When we saw the Skanes Kit Car, it was at the '99 Mopar Nationals. Ed tells us, "I take it out for exhibitions, like the Speedweeks event, where they allow significant cars to run for 24 minutes prior to the 24 Hours of Daytona. I turn the driving over to Gary Savage, the son of Suede Savage. In fact, Gary got to talk to Bill France, Jr. at Daytona in February 1999 about the car. I think France was interested because of its Petty heritage."
In closing, Ed says, "It's amazing to me, I often get greater interest at shows over the Kit Car than I do with Gurney's AAR 'Cuda." Is it the Petty heritage? The circle track association? The concept of buying a race car in kit form from Chrysler Performance Parts? Or is it just the mystery? Yep, we think it is the mystery of how yankees and good 'ol boys got together and created something that, when put into the hands of grassroots enthusiasts, helped put them in the Winner's Circle.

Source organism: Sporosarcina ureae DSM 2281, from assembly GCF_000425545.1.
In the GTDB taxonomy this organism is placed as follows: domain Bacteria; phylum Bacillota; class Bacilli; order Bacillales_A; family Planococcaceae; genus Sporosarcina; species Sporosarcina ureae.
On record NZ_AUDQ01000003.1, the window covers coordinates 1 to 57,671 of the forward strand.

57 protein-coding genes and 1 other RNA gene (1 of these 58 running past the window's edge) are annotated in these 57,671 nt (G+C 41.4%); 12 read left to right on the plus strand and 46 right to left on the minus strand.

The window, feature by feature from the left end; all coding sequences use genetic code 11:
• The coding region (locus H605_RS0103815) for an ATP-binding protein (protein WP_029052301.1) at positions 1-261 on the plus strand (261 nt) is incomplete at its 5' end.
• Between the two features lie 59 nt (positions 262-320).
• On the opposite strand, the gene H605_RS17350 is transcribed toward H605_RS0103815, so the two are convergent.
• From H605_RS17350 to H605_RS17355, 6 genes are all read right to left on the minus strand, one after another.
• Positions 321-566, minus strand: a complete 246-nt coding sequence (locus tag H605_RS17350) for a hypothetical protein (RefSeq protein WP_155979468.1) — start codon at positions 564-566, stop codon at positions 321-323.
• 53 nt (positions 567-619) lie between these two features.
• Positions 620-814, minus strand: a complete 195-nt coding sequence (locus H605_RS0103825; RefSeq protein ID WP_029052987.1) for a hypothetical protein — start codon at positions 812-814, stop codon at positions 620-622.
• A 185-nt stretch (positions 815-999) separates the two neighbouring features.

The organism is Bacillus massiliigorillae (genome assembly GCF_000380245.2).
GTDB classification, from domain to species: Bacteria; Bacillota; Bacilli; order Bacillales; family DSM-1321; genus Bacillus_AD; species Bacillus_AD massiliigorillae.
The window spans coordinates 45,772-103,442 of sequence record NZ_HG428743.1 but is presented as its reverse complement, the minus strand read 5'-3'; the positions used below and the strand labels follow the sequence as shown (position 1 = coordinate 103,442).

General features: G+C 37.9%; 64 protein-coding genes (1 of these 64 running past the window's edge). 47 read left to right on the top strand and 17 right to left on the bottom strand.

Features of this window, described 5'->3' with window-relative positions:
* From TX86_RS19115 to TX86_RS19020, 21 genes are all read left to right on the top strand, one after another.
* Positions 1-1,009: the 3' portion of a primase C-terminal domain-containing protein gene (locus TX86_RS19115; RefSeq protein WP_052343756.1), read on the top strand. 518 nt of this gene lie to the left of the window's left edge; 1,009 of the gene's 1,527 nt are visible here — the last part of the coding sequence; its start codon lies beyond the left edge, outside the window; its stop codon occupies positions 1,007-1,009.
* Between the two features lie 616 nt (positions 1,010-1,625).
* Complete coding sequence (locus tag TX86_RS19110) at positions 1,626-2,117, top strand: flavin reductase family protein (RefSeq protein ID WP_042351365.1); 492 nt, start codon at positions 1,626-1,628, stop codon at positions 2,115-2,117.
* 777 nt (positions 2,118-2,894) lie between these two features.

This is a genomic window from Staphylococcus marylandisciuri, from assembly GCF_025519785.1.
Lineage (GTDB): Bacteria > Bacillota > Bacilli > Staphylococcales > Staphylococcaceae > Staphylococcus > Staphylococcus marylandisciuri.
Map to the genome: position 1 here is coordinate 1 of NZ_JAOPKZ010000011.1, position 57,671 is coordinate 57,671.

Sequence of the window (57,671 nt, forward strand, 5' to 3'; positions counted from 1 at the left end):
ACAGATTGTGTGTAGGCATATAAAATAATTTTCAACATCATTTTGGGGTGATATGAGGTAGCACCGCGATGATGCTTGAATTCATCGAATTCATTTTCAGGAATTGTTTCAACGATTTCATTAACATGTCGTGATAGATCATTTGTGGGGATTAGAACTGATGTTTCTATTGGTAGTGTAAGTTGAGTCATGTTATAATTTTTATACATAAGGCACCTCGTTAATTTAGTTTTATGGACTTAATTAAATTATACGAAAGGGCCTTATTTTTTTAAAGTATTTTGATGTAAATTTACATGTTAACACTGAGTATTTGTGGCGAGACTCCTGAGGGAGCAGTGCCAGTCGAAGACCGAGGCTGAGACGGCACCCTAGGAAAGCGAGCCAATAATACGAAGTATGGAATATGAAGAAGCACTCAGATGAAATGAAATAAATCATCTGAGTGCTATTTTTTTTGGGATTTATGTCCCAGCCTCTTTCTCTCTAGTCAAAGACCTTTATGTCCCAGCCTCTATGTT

Names You Know
The saying goes, "It's a small world." In addition to the efforts of Petty Enterprises, Pete Hamilton, and a young Dale Earnhardt, consider some other names who were involved at some level in the development and building of Chrysler's Kit Cars:
* The tubes and connectors for the Kit Car chassis were built by Bob Keselowski who today owns the No. 1 NASCAR Craftsman Series Ram driven by Dennis Setzer. In addition, Bob drives the No. 29 NASCAR Craftsman Series Ram as part of the two-truck Keselowski team sponsored by Team Mopar and Dodge.
* Welding the chassis together once the parts arrived at Petty Enterprises was the job of Steve Hmiel. Hancock tells us that Hmiel, currently Dale Earnhardt's Technical Director at DEI and former Roush crewchief, was the welder down at Petty's. "He welded nearly every one of the cages for the Kit Cars."